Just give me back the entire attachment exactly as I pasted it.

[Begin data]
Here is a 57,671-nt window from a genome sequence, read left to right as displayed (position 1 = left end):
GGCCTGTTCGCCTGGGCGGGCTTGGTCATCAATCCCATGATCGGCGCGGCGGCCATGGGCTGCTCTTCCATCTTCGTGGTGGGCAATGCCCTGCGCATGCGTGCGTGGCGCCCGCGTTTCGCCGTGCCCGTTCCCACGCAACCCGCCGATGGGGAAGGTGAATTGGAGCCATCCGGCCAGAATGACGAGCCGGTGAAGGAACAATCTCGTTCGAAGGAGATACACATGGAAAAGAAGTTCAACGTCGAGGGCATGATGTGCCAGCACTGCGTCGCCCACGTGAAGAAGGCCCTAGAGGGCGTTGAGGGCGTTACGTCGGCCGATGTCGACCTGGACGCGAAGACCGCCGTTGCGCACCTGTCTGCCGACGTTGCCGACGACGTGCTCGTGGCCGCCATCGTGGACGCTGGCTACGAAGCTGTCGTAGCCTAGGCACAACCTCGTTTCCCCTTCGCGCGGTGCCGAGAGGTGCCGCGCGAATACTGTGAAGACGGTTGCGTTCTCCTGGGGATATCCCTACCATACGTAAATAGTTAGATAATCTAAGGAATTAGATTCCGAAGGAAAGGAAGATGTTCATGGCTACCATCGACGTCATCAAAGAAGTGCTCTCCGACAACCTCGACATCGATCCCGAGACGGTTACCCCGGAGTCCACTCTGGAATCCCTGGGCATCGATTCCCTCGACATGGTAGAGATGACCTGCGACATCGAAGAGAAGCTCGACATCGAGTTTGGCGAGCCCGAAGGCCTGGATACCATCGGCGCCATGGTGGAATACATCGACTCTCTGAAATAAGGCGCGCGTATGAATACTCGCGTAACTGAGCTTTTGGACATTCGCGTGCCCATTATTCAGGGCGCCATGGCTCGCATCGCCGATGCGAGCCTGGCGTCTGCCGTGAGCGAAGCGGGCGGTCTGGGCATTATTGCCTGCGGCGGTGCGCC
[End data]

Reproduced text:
Here is a 57,671-nt window from a genome sequence, read left to right as displayed (position 1 = left end):
GGCCTGTTCGCCTGGGCGGGCTTGGTCATCAATCCCATGATCGGCGCGGCGGCCATGGGCTGCTCTTCCATCTTCGTGGTGGGCAATGCCCTGCGCATGCGTGCGTGGCGCCCGCGTTTCGCCGTGCCCGTTCCCACGCAACCCGCCGATGGGGAAGGTGAATTGGAGCCATCCGGCCAGAATGACGAGCCGGTGAAGGAACAATCTCGTTCGAAGGAGATACACATGGAAAAGAAGTTCAACGTCGAGGGCATGATGTGCCAGCACTGCGTCGCCCACGTGAAGAAGGCCCTAGAGGGCGTTGAGGGCGTTACGTCGGCCGATGTCGACCTGGACGCGAAGACCGCCGTTGCGCACCTGTCTGCCGACGTTGCCGACGACGTGCTCGTGGCCGCCATCGTGGACGCTGGCTACGAAGCTGTCGTAGCCTAGGCACAACCTCGTTTCCCCTTCGCGCGGTGCCGAGAGGTGCCGCGCGAATACTGTGAAGACGGTTGCGTTCTCCTGGGGATATCCCTACCATACGTAAATAGTTAGATAATCTAAGGAATTAGATTCCGAAGGAAAGGAAGATGTTCATGGCTACCATCGACGTCATCAAAGAAGTGCTCTCCGACAACCTCGACATCGATCCCGAGACGGTTACCCCGGAGTCCACTCTGGAATCCCTGGGCATCGATTCCCTCGACATGGTAGAGATGACCTGCGACATCGAAGAGAAGCTCGACATCGAGTTTGGCGAGCCCGAAGGCCTGGATACCATCGGCGCCATGGTGGAATACATCGACTCTCTGAAATAAGGCGCGCGTATGAATACTCGCGTAACTGAGCTTTTGGACATTCGCGTGCCCATTATTCAGGGCGCCATGGCTCGCATCGCCGATGCGAGCCTGGCGTCTGCCGTGAGCGAAGCGGGCGGTCTGGGCATTATTGCCTGCGGCGGTGCGCC